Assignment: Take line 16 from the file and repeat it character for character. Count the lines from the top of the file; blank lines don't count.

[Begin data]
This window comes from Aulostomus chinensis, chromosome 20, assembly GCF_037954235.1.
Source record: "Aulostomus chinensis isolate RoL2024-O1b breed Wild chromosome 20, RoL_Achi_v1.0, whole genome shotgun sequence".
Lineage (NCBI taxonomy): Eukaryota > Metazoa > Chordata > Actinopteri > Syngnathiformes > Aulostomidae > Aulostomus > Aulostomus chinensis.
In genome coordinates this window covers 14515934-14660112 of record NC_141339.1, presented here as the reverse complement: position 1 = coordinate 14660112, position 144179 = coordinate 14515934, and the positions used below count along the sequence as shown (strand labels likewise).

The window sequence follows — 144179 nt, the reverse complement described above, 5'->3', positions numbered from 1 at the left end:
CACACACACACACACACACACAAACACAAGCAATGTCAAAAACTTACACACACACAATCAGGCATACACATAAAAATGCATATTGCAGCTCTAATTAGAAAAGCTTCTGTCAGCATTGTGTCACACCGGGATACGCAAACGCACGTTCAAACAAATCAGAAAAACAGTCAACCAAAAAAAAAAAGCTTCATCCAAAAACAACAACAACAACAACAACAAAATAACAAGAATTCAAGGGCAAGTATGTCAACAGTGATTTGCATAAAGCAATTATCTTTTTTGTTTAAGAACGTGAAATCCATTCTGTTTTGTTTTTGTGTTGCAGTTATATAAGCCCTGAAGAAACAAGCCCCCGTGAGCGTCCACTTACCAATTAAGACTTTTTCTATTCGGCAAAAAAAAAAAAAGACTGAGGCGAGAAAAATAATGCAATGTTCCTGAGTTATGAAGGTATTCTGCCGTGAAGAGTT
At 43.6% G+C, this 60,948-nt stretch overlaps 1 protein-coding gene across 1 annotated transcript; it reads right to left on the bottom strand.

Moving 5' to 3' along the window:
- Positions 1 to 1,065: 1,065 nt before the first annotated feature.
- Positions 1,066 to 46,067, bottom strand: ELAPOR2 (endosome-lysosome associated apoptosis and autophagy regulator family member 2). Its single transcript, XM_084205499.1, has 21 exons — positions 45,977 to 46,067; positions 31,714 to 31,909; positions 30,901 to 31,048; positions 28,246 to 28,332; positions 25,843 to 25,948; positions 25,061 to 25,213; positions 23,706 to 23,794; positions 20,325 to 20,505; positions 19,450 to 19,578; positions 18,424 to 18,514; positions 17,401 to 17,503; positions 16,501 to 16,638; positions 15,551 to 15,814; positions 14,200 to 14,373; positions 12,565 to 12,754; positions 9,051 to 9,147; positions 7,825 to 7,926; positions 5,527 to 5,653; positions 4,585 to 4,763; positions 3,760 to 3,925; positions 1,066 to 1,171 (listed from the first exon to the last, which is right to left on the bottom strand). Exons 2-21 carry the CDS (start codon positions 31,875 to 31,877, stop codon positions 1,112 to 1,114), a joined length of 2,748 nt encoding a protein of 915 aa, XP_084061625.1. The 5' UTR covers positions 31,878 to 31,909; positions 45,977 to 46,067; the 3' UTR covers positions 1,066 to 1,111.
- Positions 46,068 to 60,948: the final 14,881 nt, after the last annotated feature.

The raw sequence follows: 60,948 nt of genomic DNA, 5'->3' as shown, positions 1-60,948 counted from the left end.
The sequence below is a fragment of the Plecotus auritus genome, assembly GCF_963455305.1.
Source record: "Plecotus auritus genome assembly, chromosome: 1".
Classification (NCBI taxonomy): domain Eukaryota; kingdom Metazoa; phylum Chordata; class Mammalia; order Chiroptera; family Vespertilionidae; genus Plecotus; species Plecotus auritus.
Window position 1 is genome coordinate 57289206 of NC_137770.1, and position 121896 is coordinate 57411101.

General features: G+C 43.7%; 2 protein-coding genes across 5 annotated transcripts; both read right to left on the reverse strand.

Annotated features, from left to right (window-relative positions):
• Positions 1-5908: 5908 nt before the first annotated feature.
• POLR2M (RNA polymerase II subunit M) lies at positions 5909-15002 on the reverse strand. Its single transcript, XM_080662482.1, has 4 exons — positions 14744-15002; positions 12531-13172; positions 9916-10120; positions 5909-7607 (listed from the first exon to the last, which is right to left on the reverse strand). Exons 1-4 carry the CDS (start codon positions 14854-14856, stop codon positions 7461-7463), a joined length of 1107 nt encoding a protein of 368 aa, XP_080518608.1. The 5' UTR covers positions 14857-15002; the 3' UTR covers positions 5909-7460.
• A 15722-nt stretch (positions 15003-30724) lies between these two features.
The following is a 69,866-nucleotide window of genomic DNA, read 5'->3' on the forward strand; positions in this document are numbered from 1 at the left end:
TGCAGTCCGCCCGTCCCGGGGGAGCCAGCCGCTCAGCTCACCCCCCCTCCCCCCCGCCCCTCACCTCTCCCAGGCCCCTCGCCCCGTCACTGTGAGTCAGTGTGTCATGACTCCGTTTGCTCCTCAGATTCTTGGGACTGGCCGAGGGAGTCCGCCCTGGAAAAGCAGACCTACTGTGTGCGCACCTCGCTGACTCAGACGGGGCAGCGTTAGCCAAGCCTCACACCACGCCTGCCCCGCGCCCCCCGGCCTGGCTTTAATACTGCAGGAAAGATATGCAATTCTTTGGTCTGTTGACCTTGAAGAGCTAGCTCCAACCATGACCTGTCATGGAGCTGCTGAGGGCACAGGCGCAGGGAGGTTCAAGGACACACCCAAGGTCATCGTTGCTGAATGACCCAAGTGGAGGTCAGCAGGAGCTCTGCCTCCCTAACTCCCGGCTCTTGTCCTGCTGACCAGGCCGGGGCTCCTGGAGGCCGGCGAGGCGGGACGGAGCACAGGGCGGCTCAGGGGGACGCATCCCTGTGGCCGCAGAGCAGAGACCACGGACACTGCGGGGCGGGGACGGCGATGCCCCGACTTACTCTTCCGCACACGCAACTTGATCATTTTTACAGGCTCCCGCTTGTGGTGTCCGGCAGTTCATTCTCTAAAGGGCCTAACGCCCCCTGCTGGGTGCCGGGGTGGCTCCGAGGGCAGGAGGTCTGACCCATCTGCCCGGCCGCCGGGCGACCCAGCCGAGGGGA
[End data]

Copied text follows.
Window position 1 is genome coordinate 57289206 of NC_137770.1, and position 121896 is coordinate 57411101.